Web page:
Is this type of mentality not reminiscent of the late 1990’s?  Twitter, like Facebook, is implementing strategies to monetize all those short attention spanned eyeballs, but 30B?

As you will see by the charts in this week’s report, despite elevated general forward valuations (graph below) and ridiculous individual valuations like Twitter and so many other fad stocks, the bull market’s technical situation remains unbroken and generally bullish, although the volatile ‘swing’ market theme remains intact for now.

* Personally, I deleted my Facebook account because after all, who really needs to see yet another picture of someone’s super bowl chili or winter vacation in the tropics?  I use Twitter as a button at the websites.  Make post, press button… done.  Another tweet the world really doesn’t need.  But it is a handy little tool.

Back on topic, here is the current forward P/E level of the US stock market (graph source is factset.com, by way of the free ‘Daily Shot’ email service from soberlook.com).  They each cover relevant global macro data and are recommended.

pe

P/E is as stretched as it gets for US corporations.  But in a world where deflation is the key theme, capital flows have well, flowed into US asset markets.  On a risk vs. reward basis, the view continues to be that certain global areas are more favorable than the US for new investment.  As an example, we have been noting that Germany, as an exporter operating behind a weak currency and QE-inclined Central Bank, could be a destination for favorable investment vs. the US in 2015.  Deutschland factory orders are improving.

Continue reading The Financialized Economy

Hulbert on Rate Hikes & Stock Market; a Response

Mark Hulbert has a piece this morning at MarketWatch in which he de-correlates the first Fed interest rate hike from any supposedly corresponding stock market movements.  I agree with some but not all of what he writes.  Let’s take it a chunk at a time.

Investors, it doesn’t matter when the Fed raises rates

Are you obsessed with whether the Federal Reserve will begin to raise official interest rates in July, September or sometime next year?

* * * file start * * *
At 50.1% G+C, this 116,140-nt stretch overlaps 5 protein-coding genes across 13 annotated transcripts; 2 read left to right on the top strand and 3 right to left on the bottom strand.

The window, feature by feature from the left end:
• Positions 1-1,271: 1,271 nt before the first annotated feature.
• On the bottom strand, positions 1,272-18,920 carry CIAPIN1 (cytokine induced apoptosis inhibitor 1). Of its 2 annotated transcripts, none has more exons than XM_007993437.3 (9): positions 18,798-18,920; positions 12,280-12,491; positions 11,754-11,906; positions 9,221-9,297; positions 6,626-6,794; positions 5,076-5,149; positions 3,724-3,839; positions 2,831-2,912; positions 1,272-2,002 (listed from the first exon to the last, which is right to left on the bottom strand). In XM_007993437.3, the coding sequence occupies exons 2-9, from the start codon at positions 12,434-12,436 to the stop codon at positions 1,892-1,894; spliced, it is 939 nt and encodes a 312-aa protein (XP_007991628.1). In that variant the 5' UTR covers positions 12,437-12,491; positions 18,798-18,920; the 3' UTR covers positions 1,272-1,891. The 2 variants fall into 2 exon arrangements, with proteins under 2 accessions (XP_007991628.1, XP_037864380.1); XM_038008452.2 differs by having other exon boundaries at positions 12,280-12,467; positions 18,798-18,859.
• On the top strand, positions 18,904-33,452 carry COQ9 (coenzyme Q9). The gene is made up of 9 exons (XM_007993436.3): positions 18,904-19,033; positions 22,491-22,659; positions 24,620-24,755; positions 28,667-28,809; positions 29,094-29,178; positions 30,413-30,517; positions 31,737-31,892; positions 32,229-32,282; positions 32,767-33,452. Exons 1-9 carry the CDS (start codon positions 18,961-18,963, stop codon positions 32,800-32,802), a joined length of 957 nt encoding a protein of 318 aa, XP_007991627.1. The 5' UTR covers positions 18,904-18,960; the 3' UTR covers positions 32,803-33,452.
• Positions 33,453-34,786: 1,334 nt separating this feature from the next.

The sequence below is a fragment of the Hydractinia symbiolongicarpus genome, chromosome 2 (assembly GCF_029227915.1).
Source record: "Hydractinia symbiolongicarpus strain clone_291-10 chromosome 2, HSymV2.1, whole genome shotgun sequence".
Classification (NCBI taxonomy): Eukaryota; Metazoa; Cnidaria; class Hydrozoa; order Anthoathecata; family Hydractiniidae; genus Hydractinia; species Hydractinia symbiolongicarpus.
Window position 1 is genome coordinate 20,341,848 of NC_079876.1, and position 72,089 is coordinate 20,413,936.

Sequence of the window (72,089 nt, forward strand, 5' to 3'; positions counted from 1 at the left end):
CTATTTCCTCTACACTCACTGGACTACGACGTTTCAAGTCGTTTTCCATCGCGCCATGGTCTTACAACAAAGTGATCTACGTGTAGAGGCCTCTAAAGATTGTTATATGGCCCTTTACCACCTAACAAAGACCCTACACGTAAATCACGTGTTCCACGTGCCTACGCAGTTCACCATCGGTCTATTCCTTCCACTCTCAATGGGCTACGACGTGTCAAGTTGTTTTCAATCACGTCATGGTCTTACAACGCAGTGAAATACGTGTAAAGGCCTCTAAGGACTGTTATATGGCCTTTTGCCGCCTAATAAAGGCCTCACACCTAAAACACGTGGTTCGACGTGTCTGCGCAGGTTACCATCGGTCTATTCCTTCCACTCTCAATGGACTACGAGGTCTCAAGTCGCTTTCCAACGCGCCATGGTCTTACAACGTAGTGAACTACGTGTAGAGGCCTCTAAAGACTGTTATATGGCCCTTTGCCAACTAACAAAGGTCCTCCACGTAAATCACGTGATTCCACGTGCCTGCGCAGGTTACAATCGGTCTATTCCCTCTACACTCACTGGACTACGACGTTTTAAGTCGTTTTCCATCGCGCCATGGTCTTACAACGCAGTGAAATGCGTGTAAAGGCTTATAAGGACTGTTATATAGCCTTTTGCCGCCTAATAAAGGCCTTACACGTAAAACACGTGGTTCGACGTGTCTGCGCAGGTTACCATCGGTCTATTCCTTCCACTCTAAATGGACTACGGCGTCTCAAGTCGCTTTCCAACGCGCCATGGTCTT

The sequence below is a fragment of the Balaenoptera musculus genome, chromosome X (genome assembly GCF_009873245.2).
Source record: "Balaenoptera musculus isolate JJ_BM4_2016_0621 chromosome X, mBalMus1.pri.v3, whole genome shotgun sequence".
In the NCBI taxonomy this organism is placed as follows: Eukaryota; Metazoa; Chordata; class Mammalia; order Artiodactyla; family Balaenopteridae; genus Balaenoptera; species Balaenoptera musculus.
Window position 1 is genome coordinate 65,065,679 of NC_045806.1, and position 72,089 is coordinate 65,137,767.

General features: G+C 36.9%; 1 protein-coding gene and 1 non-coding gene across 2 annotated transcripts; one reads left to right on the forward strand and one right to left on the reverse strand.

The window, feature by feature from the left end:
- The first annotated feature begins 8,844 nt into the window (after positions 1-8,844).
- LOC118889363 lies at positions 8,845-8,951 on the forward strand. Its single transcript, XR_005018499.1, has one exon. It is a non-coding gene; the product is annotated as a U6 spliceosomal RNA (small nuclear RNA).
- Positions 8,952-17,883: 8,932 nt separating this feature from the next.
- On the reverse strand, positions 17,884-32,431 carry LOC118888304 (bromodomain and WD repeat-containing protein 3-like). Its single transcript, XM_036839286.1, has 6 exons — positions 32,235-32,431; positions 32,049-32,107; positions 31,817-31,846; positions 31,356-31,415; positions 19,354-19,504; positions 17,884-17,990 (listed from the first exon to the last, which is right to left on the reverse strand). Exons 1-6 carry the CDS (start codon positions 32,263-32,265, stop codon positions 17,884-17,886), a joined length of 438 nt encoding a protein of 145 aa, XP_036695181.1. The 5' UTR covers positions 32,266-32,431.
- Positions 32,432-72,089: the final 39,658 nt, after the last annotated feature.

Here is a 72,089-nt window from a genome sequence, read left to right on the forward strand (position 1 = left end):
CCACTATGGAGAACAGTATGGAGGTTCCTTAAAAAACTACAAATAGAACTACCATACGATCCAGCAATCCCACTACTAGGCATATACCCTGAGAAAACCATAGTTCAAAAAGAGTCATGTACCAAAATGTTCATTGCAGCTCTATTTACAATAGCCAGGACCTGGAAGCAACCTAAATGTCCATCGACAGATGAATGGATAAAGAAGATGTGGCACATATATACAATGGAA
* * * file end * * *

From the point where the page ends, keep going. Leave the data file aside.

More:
No.  I’ve wanted them to do it for years now.  So I’m obsessed with why the Fed refused to raise rates, despite a strong economy and inflation signals that were not nearly so tilted toward the dis-inflationary end of the spectrum as they are now.  I am obsessed with wanting to know why the mainstream media and financial establishment even take their oh so heavily anticipated policy decisions each month seriously.  I am obsessed with the all too obvious underlying message that this is all about a stock market ‘wealth effect’ that eventually trickles a little stream down Main Street, with Grandma and other prudent savers thrown in the gutter.

A review of historical data fails to find significant statistical support for believing that higher rates are in themselves bad for the stock market. And even if they were, the difference of a few months in the timing of increases makes little difference when determining if equities are expensive or cheap.

I concede that both of those beliefs are far from conventional wisdom on Wall Street. But the job of the contrarian is to challenge norms.

Agree.  But I am not sure why Mark is using the 10-yr yield in his article.  With the Fed at work on all parts of the curve, the whole thing is corrupted and not subject to extrapolation of historical data anyway.  But insofar as it would be, why not use the Fed Funds rate or the 3 Month T Bill?  This chart from NFTRH has clearly shown that rate hikes did not matter to the stock market for extended periods on the last 2 cycles… until of course, they suddenly mattered… big time.

irx

Continue reading Hulbert on Rate Hikes & Stock Market; a Response

Bottom Line Thoughts on the Gold Sector

Improving Macro Backdrop

In light of a shifting global macro backdrop that we can finally sink our teeth into with respect to a bullish orientation on the gold stock sector, I thought it might be a good idea to publicly post some bottom line thoughts from this week’s NFTRH report.

The report went into great detail to explain why more fundamentals that matter are starting to come in line, after the chart below refused to make a signal against our big picture view of global economic contraction, which has been the biggest key for the counter-cyclical gold mining sector.